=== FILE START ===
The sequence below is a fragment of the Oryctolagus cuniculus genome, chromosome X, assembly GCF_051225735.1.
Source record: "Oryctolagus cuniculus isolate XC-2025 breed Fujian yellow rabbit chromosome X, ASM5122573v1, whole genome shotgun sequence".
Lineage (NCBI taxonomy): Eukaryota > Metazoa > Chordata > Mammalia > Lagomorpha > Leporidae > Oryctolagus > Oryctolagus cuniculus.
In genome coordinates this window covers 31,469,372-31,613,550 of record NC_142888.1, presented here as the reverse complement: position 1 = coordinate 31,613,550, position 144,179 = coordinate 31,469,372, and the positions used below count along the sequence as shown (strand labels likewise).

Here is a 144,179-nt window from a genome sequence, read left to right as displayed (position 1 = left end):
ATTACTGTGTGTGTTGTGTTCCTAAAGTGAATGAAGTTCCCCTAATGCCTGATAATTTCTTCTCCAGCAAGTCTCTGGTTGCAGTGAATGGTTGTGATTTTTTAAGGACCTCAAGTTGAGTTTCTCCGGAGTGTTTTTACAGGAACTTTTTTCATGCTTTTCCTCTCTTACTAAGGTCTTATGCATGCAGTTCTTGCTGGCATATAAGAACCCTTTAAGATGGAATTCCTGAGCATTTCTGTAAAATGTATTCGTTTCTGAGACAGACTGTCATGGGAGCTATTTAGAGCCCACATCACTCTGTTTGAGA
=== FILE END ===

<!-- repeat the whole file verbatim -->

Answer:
The sequence below is a fragment of the Oryctolagus cuniculus genome, chromosome X, assembly GCF_051225735.1.
Source record: "Oryctolagus cuniculus isolate XC-2025 breed Fujian yellow rabbit chromosome X, ASM5122573v1, whole genome shotgun sequence".
Lineage (NCBI taxonomy): Eukaryota > Metazoa > Chordata > Mammalia > Lagomorpha > Leporidae > Oryctolagus > Oryctolagus cuniculus.
In genome coordinates this window covers 31,469,372-31,613,550 of record NC_142888.1, presented here as the reverse complement: position 1 = coordinate 31,613,550, position 144,179 = coordinate 31,469,372, and the positions used below count along the sequence as shown (strand labels likewise).

Here is a 144,179-nt window from a genome sequence, read left to right as displayed (position 1 = left end):
ATTACTGTGTGTGTTGTGTTCCTAAAGTGAATGAAGTTCCCCTAATGCCTGATAATTTCTTCTCCAGCAAGTCTCTGGTTGCAGTGAATGGTTGTGATTTTTTAAGGACCTCAAGTTGAGTTTCTCCGGAGTGTTTTTACAGGAACTTTTTTCATGCTTTTCCTCTCTTACTAAGGTCTTATGCATGCAGTTCTTGCTGGCATATAAGAACCCTTTAAGATGGAATTCCTGAGCATTTCTGTAAAATGTATTCGTTTCTGAGACAGACTGTCATGGGAGCTATTTAGAGCCCACATCACTCTGTTTGAGA